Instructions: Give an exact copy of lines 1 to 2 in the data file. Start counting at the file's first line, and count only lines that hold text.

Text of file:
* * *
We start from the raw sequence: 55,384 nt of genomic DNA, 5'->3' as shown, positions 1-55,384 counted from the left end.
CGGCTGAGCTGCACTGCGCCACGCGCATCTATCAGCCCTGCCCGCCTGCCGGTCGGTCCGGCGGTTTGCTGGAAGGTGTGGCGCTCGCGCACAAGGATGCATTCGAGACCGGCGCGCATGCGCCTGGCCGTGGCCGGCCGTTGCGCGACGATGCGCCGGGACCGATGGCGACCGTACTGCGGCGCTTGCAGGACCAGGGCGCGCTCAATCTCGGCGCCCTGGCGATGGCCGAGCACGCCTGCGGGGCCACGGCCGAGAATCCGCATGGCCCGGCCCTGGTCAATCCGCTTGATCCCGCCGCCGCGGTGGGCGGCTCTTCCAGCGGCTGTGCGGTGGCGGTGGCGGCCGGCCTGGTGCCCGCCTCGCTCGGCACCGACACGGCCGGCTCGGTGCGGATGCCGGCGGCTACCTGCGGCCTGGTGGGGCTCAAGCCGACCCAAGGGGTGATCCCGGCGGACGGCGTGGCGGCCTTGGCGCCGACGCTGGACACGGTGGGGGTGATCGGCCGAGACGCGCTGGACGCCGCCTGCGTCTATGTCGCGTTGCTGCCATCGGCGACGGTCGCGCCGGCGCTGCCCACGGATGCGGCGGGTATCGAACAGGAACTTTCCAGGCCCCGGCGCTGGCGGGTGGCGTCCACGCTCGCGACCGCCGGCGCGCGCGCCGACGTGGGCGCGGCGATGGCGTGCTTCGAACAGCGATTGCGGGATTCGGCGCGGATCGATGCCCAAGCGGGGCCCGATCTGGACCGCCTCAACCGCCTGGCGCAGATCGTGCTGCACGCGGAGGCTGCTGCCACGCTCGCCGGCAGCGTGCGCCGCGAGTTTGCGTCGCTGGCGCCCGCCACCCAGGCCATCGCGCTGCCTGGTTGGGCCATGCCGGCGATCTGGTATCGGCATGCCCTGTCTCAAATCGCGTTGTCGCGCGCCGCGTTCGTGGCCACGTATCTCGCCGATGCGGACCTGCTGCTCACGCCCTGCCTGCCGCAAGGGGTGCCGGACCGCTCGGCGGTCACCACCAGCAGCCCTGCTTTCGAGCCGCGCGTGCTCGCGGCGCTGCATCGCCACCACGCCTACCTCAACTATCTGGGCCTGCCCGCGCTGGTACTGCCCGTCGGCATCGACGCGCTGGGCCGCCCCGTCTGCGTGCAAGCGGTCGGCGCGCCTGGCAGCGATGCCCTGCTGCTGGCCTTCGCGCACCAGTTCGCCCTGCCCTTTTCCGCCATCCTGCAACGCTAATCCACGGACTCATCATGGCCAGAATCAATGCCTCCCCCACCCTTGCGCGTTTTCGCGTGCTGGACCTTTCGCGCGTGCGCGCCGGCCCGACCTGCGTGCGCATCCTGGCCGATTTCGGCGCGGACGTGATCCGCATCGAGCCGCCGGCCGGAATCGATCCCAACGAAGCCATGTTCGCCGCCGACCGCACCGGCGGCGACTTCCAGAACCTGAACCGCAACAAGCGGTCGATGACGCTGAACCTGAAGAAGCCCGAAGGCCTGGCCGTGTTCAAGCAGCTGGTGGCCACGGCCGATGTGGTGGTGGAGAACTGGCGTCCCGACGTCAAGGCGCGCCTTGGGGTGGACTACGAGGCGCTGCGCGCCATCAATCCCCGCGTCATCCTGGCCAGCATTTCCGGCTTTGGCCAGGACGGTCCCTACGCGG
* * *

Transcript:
We start from the raw sequence: 55,384 nt of genomic DNA, 5'->3' as shown, positions 1-55,384 counted from the left end.
CGGCTGAGCTGCACTGCGCCACGCGCATCTATCAGCCCTGCCCGCCTGCCGGTCGGTCCGGCGGTTTGCTGGAAGGTGTGGCGCTCGCGCACAAGGATGCATTCGAGACCGGCGCGCATGCGCCTGGCCGTGGCCGGCCGTTGCGCGACGATGCGCCGGGACCGATGGCGACCGTACTGCGGCGCTTGCAGGACCAGGGCGCGCTCAATCTCGGCGCCCTGGCGATGGCCGAGCACGCCTGCGGGGCCACGGCCGAGAATCCGCATGGCCCGGCCCTGGTCAATCCGCTTGATCCCGCCGCCGCGGTGGGCGGCTCTTCCAGCGGCTGTGCGGTGGCGGTGGCGGCCGGCCTGGTGCCCGCCTCGCTCGGCACCGACACGGCCGGCTCGGTGCGGATGCCGGCGGCTACCTGCGGCCTGGTGGGGCTCAAGCCGACCCAAGGGGTGATCCCGGCGGACGGCGTGGCGGCCTTGGCGCCGACGCTGGACACGGTGGGGGTGATCGGCCGAGACGCGCTGGACGCCGCCTGCGTCTATGTCGCGTTGCTGCCATCGGCGACGGTCGCGCCGGCGCTGCCCACGGATGCGGCGGGTATCGAACAGGAACTTTCCAGGCCCCGGCGCTGGCGGGTGGCGTCCACGCTCGCGACCGCCGGCGCGCGCGCCGACGTGGGCGCGGCGATGGCGTGCTTCGAACAGCGATTGCGGGATTCGGCGCGGATCGATGCCCAAGCGGGGCCCGATCTGGACCGCCTCAACCGCCTGGCGCAGATCGTGCTGCACGCGGAGGCTGCTGCCACGCTCGCCGGCAGCGTGCGCCGCGAGTTTGCGTCGCTGGCGCCCGCCACCCAGGCCATCGCGCTGCCTGGTTGGGCCATGCCGGCGATCTGGTATCGGCATGCCCTGTCTCAAATCGCGTTGTCGCGCGCCGCGTTCGTGGCCACGTATCTCGCCGATGCGGACCTGCTGCTCACGCCCTGCCTGCCGCAAGGGGTGCCGGACCGCTCGGCGGTCACCACCAGCAGCCCTGCTTTCGAGCCGCGCGTGCTCGCGGCGCTGCATCGCCACCACGCCTACCTCAACTATCTGGGCCTGCCCGCGCTGGTACTGCCCGTCGGCATCGACGCGCTGGGCCGCCCCGTCTGCGTGCAAGCGGTCGGCGCGCCTGGCAGCGATGCCCTGCTGCTGGCCTTCGCGCACCAGTTCGCCCTGCCCTTTTCCGCCATCCTGCAACGCTAATCCACGGACTCATCATGGCCAGAATCAATGCCTCCCCCACCCTTGCGCGTTTTCGCGTGCTGGACCTTTCGCGCGTGCGCGCCGGCCCGACCTGCGTGCGCATCCTGGCCGATTTCGGCGCGGACGTGATCCGCATCGAGCCGCCGGCCGGAATCGATCCCAACGAAGCCATGTTCGCCGCCGACCGCACCGGCGGCGACTTCCAGAACCTGAACCGCAACAAGCGGTCGATGACGCTGAACCTGAAGAAGCCCGAAGGCCTGGCCGTGTTCAAGCAGCTGGTGGCCACGGCCGATGTGGTGGTGGAGAACTGGCGTCCCGACGTCAAGGCGCGCCTTGGGGTGGACTACGAGGCGCTGCGCGCCATCAATCCCCGCGTCATCCTGGCCAGCATTTCCGGCTTTGGCCAGGACGGTCCCTACGCGG